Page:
and supervisor together. They should reflect specific, critical job
responsibilities of the employee and may change from year to year.
Examples:

    Prepares accurate, timely documents
    Pays purchase requisitions on a timely basis
    Works with student activities council to plan well-attended campus
     events
    Responds promptly to inquiries from prospective students
    Supervised employees meet or exceed performance expectations
    Administers effective employee benefits program

It is valuable to include some measurement criteria in the responsibility that
is listed. Involving the employee in establishing the specific area and the
measures used to evaluate may increase ownership and some additional
motivation to do well in these areas of the work.

In addition to the specific areas, we are including three areas on every
employee’s form: external customer service, internal interaction, and values
and mission. Brief definitions of these factors are given on the form.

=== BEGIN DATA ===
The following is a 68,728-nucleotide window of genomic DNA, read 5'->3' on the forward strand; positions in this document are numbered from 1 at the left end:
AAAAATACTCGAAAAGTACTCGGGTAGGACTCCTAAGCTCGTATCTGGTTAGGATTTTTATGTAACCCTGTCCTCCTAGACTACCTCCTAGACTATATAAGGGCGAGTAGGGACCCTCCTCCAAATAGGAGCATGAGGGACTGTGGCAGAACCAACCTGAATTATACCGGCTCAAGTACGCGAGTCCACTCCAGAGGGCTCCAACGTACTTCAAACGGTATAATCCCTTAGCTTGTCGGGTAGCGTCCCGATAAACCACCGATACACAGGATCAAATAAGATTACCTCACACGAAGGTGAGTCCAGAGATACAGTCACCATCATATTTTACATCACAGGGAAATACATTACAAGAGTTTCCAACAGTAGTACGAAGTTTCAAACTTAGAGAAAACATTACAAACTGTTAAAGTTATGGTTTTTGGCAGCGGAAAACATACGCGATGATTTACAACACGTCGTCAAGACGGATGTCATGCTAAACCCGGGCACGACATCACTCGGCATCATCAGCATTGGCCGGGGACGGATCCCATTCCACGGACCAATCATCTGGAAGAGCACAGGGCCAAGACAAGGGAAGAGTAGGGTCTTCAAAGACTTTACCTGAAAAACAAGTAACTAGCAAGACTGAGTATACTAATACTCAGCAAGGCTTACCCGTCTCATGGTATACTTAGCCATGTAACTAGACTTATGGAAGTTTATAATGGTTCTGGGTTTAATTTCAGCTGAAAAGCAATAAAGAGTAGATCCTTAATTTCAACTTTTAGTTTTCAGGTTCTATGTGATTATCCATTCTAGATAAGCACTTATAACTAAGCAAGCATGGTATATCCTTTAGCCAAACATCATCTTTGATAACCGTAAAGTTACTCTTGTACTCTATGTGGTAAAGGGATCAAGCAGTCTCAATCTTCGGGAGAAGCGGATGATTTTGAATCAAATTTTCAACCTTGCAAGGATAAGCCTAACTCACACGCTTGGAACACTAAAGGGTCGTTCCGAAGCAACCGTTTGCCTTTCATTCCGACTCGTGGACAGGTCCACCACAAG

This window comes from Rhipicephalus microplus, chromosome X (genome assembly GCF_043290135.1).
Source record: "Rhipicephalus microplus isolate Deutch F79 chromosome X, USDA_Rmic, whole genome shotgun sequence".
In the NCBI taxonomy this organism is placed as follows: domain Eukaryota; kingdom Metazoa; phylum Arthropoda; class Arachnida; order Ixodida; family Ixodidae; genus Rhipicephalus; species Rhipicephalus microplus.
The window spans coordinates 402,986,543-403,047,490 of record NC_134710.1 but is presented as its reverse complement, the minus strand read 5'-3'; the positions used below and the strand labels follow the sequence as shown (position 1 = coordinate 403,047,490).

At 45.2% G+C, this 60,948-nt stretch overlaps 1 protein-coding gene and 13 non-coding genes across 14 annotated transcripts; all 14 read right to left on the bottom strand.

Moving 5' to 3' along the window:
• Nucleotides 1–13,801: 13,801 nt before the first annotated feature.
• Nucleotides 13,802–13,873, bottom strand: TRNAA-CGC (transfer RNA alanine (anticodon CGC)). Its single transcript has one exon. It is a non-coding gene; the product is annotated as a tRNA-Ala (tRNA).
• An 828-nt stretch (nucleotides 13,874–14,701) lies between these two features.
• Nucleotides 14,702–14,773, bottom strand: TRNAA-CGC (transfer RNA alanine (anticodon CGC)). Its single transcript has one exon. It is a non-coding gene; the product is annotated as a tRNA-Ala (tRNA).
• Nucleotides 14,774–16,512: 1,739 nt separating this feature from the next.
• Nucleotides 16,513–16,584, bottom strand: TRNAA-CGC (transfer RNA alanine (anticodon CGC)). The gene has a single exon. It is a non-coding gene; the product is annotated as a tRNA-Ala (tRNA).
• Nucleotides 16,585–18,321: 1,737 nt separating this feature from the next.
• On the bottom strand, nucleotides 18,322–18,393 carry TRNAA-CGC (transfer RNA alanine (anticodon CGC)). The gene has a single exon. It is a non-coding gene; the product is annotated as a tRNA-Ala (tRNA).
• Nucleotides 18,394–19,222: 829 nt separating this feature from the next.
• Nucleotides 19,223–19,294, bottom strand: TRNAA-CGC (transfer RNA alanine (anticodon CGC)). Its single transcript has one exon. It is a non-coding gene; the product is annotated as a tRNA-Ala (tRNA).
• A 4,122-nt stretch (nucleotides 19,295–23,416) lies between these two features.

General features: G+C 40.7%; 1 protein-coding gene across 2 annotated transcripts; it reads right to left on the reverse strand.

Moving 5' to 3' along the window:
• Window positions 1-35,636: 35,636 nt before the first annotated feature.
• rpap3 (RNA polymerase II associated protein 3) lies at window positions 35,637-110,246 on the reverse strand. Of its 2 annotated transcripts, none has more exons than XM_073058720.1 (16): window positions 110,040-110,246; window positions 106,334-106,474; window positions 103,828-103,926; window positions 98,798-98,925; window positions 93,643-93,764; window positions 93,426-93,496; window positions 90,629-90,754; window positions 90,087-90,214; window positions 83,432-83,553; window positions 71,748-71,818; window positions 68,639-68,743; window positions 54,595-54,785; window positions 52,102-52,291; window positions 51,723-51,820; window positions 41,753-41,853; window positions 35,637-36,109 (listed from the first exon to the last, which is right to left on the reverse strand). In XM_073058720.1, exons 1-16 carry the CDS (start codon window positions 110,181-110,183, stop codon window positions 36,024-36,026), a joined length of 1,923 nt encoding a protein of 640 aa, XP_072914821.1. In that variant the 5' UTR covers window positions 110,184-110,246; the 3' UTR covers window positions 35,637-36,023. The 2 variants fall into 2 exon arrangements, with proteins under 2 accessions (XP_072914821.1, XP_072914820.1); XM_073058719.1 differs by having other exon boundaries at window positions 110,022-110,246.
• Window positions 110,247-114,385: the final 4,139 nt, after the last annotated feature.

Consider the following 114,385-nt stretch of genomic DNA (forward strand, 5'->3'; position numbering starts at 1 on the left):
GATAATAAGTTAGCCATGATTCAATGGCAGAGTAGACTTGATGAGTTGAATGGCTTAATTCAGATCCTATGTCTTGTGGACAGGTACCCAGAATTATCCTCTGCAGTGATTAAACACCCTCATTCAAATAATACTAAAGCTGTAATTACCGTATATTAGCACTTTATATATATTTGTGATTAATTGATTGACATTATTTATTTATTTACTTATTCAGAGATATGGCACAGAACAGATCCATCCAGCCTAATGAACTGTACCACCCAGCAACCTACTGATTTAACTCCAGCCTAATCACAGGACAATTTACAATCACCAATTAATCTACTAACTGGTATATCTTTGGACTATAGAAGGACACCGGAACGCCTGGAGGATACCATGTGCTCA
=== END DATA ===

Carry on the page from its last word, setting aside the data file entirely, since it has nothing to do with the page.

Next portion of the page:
Using the comment section is crucial in communicating strengths and areas
needing improvement. We require comments by the supervisor when
"exceeds expectations" or "needs improvement" are marked and encourage
comments for all the factors. It is possible and even likely that an employee
who is rated as meeting expectations still needs improvement, and the
supervisor may include comments to that end. Employees who receive a
form with only check marks have reason to wonder if the supervisor put
much effort or thinking into the appraisal. However, this does not mean a
book needs to be written. Some supervisors use phrases instead of complete
sentences. Accurate and thoughtful information is more important than style.
p. 4

Ratings Definitions:
Needs Improvement—Overall performance in the area is below what is
needed to be successful in this position. While the employee may sometimes
meet standards, there is a lack of consistency over the course of the appraisal
period. For new employees, this may be due to needing more experience or